Women’s Suffrage

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Women’s suffrage is the term given to women’s right to vote and stand for political office.

For a very long time and in many different places, men were the only ones deemed wise enough to vote. A woman’s political knowhow was cast aside as unimportant and non-existent. Even in the motherland of democracy and the root of Western civilization, Ancient Athens, only men were given the right to choose who their leaders were.

In medieval Germany and England, that right was extended to the respected abbesses of the Catholic Church – an honour bestowed upon them for being wise consultants to kings and princes of city-states and countries. Protestant women in the same capacity also enjoyed what was then a luxury. So did women in maternal societies like the Canadian Iroquois.

The seeds for women’s suffrage were first sown in modern history in the late 18th century by Nicolas de Condorcet during the French Revolution. Sweden and several other small countries did grant limited or temporary suffrage for women during this time and the overdue realization that a country could be run by both men and women finally started to dawn on peoples all over.

But things truly picked up pace when in 1840, at a global conference regarding the slave trade, Elizabeth Cady Stanton and other female US delegates were denied seats due to their gender. This kicked off a series of protests that resulted in some of the newer American states to grant women suffrage. Simultaneously, women across the world were being granted similar rights, but it was not yet a real global phenomenon. Only the first steps were taken during the second half of the 19th century. Of the still-existent independent countries, New Zealand was the first to allow women to engage in political activity; in 1893. It was a self-governing British colony by then. Activist Kate Sheppard made sure the bill was passed before that year’s general elections in order to allow women to immediately exercise their right to vote.

Australia followed suit in 1902 (although some Aboriginal women were denied the right, which shows a clear flaw in the system), and so did the Grand Duchy of Finland 4 years later. In 1907, 19 women sat in the Finnish parliament. From then to 1948, a handful of states started granting limited or total suffrage to women. This came as a result of the World Wars – the huge war effort required the help of women and so would the re-construction. This was when women began to take their chances and campaign for full inclusion into society.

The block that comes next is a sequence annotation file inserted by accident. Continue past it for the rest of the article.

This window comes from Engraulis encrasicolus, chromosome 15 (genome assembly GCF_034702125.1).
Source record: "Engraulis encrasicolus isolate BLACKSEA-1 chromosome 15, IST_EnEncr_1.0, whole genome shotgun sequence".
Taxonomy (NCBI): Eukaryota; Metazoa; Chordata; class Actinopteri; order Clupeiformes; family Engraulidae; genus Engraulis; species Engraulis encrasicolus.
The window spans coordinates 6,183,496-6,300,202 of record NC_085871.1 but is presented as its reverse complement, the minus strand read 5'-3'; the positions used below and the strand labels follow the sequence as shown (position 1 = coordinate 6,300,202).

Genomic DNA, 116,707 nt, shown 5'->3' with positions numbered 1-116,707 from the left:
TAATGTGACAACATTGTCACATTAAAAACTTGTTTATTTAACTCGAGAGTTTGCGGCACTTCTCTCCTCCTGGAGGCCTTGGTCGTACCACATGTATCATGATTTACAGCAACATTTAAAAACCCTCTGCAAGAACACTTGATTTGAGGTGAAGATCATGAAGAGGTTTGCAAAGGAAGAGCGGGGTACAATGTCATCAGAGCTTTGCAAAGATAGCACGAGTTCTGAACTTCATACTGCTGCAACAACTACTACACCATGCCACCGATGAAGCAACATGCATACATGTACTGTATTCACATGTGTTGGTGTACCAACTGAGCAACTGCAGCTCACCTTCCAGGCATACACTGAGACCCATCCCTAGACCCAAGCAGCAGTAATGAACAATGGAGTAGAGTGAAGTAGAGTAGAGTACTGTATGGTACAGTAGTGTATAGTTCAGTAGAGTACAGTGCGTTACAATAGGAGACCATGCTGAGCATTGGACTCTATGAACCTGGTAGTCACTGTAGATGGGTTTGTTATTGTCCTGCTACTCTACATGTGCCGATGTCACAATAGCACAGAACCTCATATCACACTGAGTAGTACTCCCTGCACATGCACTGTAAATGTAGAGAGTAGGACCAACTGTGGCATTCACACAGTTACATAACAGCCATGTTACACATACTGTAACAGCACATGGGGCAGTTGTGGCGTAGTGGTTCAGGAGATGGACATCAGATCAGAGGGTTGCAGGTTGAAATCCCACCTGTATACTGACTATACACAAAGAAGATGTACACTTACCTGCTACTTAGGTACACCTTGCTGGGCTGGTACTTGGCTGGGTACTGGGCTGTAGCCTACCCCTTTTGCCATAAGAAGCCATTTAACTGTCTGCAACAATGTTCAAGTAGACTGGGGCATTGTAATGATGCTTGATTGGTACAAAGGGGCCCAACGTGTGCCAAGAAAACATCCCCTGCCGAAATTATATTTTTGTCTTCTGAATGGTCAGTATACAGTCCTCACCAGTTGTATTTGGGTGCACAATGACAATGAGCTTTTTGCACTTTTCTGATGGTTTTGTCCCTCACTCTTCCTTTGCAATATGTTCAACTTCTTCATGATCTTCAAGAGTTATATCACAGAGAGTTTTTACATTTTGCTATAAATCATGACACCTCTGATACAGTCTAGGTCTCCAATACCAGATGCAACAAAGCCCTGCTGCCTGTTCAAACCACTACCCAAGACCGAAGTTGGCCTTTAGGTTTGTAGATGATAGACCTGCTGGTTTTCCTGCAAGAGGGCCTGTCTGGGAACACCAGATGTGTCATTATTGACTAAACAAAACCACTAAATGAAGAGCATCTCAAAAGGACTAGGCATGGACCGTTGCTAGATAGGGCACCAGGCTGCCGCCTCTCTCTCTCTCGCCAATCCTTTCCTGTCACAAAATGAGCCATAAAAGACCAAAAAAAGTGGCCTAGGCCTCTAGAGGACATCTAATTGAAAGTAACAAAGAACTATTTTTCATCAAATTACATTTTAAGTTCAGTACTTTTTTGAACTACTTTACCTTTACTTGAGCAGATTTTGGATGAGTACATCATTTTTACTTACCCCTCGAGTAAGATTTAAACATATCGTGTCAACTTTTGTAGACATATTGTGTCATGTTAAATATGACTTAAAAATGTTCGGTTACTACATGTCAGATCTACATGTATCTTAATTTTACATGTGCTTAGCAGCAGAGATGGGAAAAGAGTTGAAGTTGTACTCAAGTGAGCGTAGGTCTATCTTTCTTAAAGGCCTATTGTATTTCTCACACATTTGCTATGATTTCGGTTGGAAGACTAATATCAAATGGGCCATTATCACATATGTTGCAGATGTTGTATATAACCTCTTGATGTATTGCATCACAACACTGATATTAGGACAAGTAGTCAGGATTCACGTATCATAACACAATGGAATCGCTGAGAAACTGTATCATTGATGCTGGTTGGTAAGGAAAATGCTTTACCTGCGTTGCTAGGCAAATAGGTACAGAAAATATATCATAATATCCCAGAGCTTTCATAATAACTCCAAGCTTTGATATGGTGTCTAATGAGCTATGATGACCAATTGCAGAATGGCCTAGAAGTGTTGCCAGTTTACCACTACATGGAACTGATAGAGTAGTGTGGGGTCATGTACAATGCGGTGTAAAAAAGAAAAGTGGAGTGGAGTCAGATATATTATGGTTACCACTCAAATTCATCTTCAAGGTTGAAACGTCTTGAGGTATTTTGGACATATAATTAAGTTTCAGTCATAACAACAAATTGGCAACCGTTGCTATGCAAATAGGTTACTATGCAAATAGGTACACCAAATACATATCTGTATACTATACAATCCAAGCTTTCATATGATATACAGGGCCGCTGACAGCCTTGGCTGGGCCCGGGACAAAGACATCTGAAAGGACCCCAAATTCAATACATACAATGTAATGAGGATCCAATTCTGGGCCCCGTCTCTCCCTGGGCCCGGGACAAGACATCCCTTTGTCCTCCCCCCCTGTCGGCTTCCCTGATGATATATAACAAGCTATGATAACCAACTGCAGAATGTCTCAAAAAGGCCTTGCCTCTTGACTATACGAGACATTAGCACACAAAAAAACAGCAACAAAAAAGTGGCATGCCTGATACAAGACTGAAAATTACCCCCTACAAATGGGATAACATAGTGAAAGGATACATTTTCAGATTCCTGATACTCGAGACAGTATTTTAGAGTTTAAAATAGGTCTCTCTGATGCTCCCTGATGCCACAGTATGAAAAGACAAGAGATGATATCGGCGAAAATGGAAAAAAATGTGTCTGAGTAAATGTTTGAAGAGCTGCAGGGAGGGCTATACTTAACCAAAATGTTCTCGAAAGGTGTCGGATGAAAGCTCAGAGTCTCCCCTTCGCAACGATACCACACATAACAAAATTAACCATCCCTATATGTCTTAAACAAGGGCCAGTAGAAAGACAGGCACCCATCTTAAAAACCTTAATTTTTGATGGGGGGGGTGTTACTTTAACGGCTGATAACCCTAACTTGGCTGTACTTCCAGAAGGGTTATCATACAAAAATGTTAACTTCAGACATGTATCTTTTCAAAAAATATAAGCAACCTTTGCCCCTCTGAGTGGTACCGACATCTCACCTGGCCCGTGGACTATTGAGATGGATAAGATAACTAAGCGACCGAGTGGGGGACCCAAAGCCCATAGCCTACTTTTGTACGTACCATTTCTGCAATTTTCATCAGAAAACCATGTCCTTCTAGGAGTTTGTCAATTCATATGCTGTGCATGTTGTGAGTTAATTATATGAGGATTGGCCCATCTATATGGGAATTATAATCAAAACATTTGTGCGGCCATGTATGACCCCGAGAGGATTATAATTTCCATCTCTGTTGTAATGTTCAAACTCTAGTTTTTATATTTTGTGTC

1948 was the year that the UN adopted the Declaration of Rights, which made it international law to allow everybody in a country to vote – within a certain age range.

One of the iconic struggles for voting rights occurred in Britain. Two groups campaigning for the same thing but with two different ideologies existed there; the suffragists (who meant to tackle the issue constitutionally) and the suffragettes (those who were far more militant in their approach). Many male supporters of their causes would often see it as a “vote for the household”, and that women would be coming in mainly to add some sensitivity to the decision-making mechanism, and to reflect their needs as housewives. This was of course, not what was trying to be achieved. What really mattered was that women and men could vote equally – regardless of their motivation.

Of course, both groups were met by stern opposition.

Some people simply didn’t want to grant rights to females, and others didn’t want to do it because it might lead to people of different races also being allowed to vote. The fear was that by allowing women to vote, then every single person would be allowed to vote, which was an absolutely correct analysis of the situation. Thankfully, women stayed strong and eventually, everybody was allowed to vote.

And women did excellently in political office too!

The very first democratically elected female head-of-state in the world was Iceland’s Vigdis Finnbogadottir. She held the post for 16 years, and is the only person to ever be democratically elected for that long. She was clearly a very popular woman.

In South America, Eva Peron has claimed the status of one of Argentina’s and the world’s most prominent icons because of her vision, drive and popularity.

By incorporating themselves into the political management of the world, women have contributed to some of the greatest social change in human history. The past 6 or 7 decades have re-defined what it means to be a human to an incredible extent, and our acceptance of men and women as true equals has gone a long way to doing that.

For men and women to be equal, they need to take each other seriously and the female suffragists have made sure that they’ve got enough power as equal citizens to shape the future of a nation. Entire party slogans and domestic agendas now revolve around the empowerment of women and granting them leadership in our society. Feminist parties have cropped up in many places in the world and most governments have entire ministries dedicated to the empowerment of women.

That’s what the suffragists have done – they’ve managed to make women become serious figures. And that achievement should be heralded as one of the greatest in human history.


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